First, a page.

All published maps of China are deviated. GPS devices sold in China are modified to give the same deviated coordinates. If you don’t know, you may read here, here, here or here. Fortunately, the **same** deviation algorithm is applied on all maps I have seen, including Garmin (unistrong in China) GPS maps, mapabc.com, Google Maps/Earth. The algorithm is secrete and is only accessible by authority and companies such as garmin and google. Needless to say, this is very annoying for GPS users. Many individuals tried to discover the deviation algorithm by GPS measurement and correlation and found the algorithm to be not only nonlinear but very complicated to describe.

I accidentally found the Chinese version of Google Map ditu.google.com to be able to correlate satellite image with map, and it gives the amount of deviation for any location in China. This URL queries the deviation of 34.29273N,108.94695E (Xi’an): http://ditu.google.com/maps/vp?spn=0.001,0.001&t=h&z=18&vp=$34.29273,108.94695 (seems it’ doesn’t work now)

With enough sample data, we should be able to get a regression function, which, should resemble the deviation algorithm. I’m not good at regression so I’m putting up all my data and hope someone can help out. It can be downloaded from here. The format is very simple: four fields (longitude, latitude, longitude deviation and latitude deviation) separated by tab. Longitude deviation means (deviated_longitude – true_longitude). The points are sampled with 0.025 degree separation, i.e. 40 samples per degree. There are 1529737 points (lines of text) in the file. Only points in mainland China are available. Figure 1 and 2 shows an overview of the data.

There is another file, which contains samples from 8 selected lines (4 west-east, 4 south-north). The sample resolution is higher (200 samples per degree). It is used to plot Figure 3-6. I think it’s helpful for regression analysis.

Here are the plots of the data:

Some observations:

- The longitude deviation is always positive (deviate to the east). The maximum is 0.0085562 degree.
- The latitude deviation ranges from -0.0038542 (to the south) to +0.0028230 (to the north) degree.
- It’s very obvious that there are sinusoid component of period 1 and 1/3. (see Fig. 3, 4 and 6)
- Fig. 4. looks simple. You may think it’s f(x)=b*sin(a*x) + b*sin(3*a*x) + c*x + d. You are wrong. There are other small components.
- To make discussion easier, let’s define fdx(x,y) to be the longitude deviation of a point with longitude x and latitude y. Similarly, fdy(x,y) to be the latitude deviation of that point. So, Figure 3 shows fdx(x,25.12), fdx(x,32.24), … Figure 6 shows fdy(85.52,x), fdy(97.84,x)
- I suggest using fourier transform, but I’m not good at it.

Happy regression!

2011/10/25 at 3:57 pm |

did you have any success with findining the right function?

2011/10/25 at 4:52 pm |

Good to see the first reply after 1.5 years. No, not yet.

2012/09/08 at 3:30 pm |

Thank you for the unlocking tool. It works perfect on Mac.

2012/10/10 at 11:18 pm |

Thanks for ‘gimgtools’. An fascinating piece of work!

Do you know if Is there is a way to convert NT formated maps into in editable format?

2012/10/22 at 11:59 am |

Hi Versender, I’m not aware of any, but I’m definitely interested in it.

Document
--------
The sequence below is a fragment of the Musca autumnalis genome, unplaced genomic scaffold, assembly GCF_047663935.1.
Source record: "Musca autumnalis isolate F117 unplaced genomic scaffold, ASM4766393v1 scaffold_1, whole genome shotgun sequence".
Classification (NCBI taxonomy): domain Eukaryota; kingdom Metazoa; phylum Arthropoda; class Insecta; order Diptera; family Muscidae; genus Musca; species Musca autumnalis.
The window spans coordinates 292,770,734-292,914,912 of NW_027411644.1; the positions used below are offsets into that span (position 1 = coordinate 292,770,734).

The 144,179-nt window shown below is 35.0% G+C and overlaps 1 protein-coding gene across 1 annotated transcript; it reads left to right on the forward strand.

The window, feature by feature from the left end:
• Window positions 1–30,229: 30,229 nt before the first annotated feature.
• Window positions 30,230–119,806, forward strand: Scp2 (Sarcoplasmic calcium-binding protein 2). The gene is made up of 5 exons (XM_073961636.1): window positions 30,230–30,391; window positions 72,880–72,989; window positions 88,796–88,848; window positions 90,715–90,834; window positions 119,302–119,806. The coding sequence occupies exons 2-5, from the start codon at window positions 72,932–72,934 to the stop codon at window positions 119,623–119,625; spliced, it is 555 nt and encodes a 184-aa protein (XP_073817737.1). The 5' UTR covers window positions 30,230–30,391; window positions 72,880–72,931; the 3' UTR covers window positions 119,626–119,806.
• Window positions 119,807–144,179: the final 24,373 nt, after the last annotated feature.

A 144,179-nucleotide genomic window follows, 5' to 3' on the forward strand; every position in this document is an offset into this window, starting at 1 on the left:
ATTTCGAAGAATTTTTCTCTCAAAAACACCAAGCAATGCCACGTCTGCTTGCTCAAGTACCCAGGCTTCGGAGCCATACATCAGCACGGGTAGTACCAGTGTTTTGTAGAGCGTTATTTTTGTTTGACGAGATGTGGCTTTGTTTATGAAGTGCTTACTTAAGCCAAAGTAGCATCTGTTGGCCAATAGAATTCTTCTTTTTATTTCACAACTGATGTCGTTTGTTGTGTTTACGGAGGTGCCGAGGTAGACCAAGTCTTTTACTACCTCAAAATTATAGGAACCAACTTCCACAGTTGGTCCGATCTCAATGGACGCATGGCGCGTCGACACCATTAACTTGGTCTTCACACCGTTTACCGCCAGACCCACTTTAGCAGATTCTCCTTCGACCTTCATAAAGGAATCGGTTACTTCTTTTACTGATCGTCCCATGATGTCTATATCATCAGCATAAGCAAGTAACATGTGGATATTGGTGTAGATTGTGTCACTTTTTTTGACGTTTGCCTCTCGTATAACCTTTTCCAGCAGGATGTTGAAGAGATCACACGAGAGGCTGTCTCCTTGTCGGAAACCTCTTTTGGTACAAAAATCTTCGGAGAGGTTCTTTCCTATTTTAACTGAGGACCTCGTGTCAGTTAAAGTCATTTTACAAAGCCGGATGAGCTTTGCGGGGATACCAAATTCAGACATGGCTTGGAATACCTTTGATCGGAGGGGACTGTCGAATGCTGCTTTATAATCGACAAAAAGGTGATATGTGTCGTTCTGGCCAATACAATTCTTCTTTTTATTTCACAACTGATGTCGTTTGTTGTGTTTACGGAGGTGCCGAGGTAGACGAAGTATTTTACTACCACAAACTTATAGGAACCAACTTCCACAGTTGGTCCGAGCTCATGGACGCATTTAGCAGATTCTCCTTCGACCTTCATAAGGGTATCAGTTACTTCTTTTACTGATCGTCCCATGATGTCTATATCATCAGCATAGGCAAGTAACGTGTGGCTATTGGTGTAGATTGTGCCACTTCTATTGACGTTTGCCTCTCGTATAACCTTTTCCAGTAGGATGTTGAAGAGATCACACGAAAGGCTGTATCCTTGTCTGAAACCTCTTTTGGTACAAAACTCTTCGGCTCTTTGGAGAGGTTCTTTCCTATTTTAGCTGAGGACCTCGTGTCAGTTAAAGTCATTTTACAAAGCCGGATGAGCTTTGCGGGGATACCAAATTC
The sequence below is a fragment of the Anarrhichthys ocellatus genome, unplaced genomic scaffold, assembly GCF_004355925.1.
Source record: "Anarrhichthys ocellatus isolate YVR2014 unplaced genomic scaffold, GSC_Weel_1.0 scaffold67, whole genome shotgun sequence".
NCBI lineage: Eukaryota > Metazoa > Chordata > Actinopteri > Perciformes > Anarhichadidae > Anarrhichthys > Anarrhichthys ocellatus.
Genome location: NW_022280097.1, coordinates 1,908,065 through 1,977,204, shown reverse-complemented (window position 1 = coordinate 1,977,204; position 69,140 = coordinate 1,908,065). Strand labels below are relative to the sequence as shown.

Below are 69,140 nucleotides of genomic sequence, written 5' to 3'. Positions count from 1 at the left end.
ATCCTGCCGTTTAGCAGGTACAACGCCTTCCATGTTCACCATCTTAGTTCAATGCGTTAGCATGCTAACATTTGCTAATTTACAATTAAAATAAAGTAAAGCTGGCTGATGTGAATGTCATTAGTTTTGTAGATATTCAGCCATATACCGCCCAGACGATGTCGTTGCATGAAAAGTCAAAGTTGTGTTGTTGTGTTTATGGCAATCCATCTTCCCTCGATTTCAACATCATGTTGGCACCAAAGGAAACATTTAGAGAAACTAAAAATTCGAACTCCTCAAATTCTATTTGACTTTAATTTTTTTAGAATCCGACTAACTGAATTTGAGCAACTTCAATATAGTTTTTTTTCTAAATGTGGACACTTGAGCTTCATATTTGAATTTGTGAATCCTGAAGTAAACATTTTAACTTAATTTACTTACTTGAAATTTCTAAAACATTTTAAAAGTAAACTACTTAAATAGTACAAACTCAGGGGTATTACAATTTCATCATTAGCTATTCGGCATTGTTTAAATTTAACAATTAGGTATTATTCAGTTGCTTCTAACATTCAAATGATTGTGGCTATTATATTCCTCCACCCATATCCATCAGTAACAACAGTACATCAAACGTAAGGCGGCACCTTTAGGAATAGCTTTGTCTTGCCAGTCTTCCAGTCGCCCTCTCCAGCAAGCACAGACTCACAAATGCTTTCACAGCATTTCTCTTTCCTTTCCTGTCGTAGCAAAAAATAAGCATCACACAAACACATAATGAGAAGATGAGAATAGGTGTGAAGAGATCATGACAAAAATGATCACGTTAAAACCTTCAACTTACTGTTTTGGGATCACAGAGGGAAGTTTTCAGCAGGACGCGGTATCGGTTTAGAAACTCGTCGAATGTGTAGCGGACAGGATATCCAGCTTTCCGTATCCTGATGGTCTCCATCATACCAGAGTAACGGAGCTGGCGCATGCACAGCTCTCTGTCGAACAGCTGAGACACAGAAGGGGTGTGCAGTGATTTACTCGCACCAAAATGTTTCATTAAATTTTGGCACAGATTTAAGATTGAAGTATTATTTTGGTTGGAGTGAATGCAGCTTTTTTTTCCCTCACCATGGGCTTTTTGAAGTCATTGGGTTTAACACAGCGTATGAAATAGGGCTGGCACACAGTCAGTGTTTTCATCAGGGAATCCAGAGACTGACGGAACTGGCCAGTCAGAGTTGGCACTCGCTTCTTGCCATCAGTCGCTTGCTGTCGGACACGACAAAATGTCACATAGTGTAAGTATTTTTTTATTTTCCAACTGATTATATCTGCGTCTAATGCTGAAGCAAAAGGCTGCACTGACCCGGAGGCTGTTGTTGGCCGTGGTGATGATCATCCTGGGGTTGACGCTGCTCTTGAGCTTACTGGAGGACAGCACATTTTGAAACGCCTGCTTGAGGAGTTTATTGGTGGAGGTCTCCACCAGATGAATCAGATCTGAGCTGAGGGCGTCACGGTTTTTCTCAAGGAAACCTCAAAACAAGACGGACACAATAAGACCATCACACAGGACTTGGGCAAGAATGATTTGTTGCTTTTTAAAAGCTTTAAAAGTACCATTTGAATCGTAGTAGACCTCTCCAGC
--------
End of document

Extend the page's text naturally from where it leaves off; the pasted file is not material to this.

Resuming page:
2012/12/16 at 5:28 pm |

[…] в виде статьи «All Maps in China are Transformed» от Jian Shuo Wang и «China Map Deviation as a Regression Problem» от Wu […]

2013/05/12 at 4:13 pm |

Hey,

I’ve worked on your data and processed it with Fourier discrete cosine transforms and polynomial regressions. I’ve a version here that works pretty well, with 4-5 meters precision, implemented in Objective-C: https://github.com/maxime/ChinaMapDeviation

Thank you for providing all the data, it has been extremely useful.

2013/05/12 at 11:24 pm |

Good to see my data being useful. I have also done some research on the regression function, but haven’t got time to publish it. I will defiantly check your code and maybe refer to it.

2013/10/08 at 3:07 pm |

There has been some progress on solving the problem. I have put my results here: http://wuyongzheng.github.io/china-map-deviation/paper.html

2013/11/28 at 3:23 pm |

I have been surfing online more than three hours today, but I by no means discovered any fascinating article like yours.

It is beautiful price sufficient for me. Personally, if all webmasters and bloggers made excellent content material

as you probably did, the web might be a lot more helpful than ever before.

2014/09/29 at 5:19 pm |

Seems this problem has been perfectly solved. https://on4wp7.codeplex.com/SourceControl/changeset/view/21483#353936 Comparing my solution and this one, I missed the square root component.

2014/10/20 at 2:26 am |

Great work! I’ve been wondering for this stuff two yrs ago when my girlfriend went to China for work and sent me places she visited. Watching Google Maps I noticed that sattelite view doesn’t correspond street view and it was a problem. I then found ditu.google.cn and there wasn’t that deviation, but that site didnt have option “photograps”… So now it all seems to be clear except how can i use google maps without deviation?

Oleg from Ukraine

2015/10/11 at 1:57 pm |

We need new transform algorithm !!!

data at 2015.10.11

NMEA from GPS source：

lat = 39.5768506

lon = 116.2097481

Real Location (From 1. android API 2. picked by BaiduMap)：

lat = 39.96165504

lon = 116.35180069

If you have any improvement,

Please contact me @ maojianwei2016@126.com

Thank you very much !

2015/11/23 at 3:24 am |

I guess spatial regression rather than conventional regression because location matters in this case. OLS will not be enough. By the way, where did you get these two datasets, the google link that has expired?

2016/10/27 at 4:43 pm |

Your posts is extremely appealing

2017/09/20 at 10:05 am |

[…] 有了足够的数据，wuyongzheng建议使用回归算法来逼近这个偏移算法：https://wuyongzheng.wordpress.com/2010/01/22/china-map-deviation-as-a-regression-problem/ […]